What happened to the car? 1 sold to Dutchman Aad Tops who emigrated to South-Africa. Tops drove this car to victory in the Lorenzo Marquez Rally. Last known owner (1990) : a doctor in Graaf-Reinet, South-Africa.
Fixed-head coupé, using the similar chassis and mechanical components as the Aero Coupé (Matford "13" chassis, Mercury V8). Almost identical to the previous Roadsters. Fixed steel hardtops however rather than the removable cloth tops of the earlier twoseaters resulted in these being closed Coupés.
Of these one was for Dr. Roberts, a doctor in Sneek (Friesland), whilst the other car belonged to a Mrs. Jochems, a well-known personality in The Hague's high society. Dr Roberts sold his car.
Gatso 4000 2+2 Coupé, Year: 1949 ?, Built: 1 piece ?
A low-built 2+2 fixed-head coupé, using the similar chassis and mechanical components as the Aero Coupé (Matford "13" chassis, Mercury V8). This car was nicknamed "Molehill" due to the curvature of the protruding top, was intended to win the tough 1950 Liège-Rome-Liège rally. Co-driver : Ginet Trasenster (Belgium).
Type: Platje, Year: 1949, Built: 1 piece
Fiat 1500 chassis (shortened), Fiat 1.5 litre six-cylinder in-line OHV engine, Dubonnet independent front suspension, finned alloy brake drums. This car didn't require the bonnet bulge of the Ford based Gatso's, and so the central lamp was omited. The car was nicknamed "Platje" = "Flatty".
Gatso Platje by Apemantus, on Flickr
Leading at the National Sportscar Races held at Zandvoort in 1950, a rear wheelrim centre gave away, putting the car and its driver/constructor out of the race.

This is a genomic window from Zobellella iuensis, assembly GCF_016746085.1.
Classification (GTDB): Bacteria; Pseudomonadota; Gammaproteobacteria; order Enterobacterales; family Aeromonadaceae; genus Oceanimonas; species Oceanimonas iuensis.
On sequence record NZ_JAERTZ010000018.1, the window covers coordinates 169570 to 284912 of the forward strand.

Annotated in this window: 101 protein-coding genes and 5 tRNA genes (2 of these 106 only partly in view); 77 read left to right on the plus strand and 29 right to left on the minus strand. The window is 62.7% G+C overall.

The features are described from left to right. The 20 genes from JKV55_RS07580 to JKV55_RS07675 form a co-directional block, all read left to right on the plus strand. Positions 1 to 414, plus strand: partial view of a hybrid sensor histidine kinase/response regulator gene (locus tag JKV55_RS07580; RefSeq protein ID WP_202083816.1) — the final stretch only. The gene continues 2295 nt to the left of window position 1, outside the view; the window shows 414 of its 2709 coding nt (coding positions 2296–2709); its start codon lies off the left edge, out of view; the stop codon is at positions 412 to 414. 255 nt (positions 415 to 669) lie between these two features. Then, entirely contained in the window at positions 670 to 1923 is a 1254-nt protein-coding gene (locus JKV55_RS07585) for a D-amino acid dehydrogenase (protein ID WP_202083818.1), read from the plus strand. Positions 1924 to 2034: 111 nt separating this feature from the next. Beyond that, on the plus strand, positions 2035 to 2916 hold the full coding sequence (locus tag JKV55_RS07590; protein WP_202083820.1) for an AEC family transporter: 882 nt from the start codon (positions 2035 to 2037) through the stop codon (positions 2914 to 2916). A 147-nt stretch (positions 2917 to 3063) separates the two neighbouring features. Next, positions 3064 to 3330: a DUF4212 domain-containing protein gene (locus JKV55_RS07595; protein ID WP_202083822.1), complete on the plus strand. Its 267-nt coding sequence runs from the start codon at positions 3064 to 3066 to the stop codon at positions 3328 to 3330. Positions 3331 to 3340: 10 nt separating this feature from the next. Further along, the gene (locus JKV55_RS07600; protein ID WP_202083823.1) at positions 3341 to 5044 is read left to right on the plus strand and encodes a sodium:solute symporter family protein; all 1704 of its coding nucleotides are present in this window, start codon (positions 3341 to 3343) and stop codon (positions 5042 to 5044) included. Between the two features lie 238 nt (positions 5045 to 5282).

Flatty was equipped with ultra-lightweight wheels specially made in France, which aided the performance of the car whilst also providing better brake cooling. Unfortunately, the one on the left rear failed to stand up to the high cornering forces generated on the Zandvoort circuit.
Gatso 4000 Luxe, Year: 1950, Built: 1 piece
The last and most luxurious Gatso. Built for a Dr. Polano, a well known personality in the The Hague society scene, and was specially designed according to the doctor's wishes. On a modified and longer Ford Mercury chassis and running gear, and with a normal Mercury V8 engine this car was however of more conventional height, being built as a luxury six-seat convertible with a fully-retractable electrically operated soft top.
When bankruptcy was declared, Dr Polano reached an independent agreement, so enabling the car's completion.
1948 Gatso 4000 Sport by aldenjewell, on Flickr
*Text: ©2007 www.uijtenhaak.nl
Headline picture: 1948 Gatso Aero Coupe by aldenjewell, on Flickr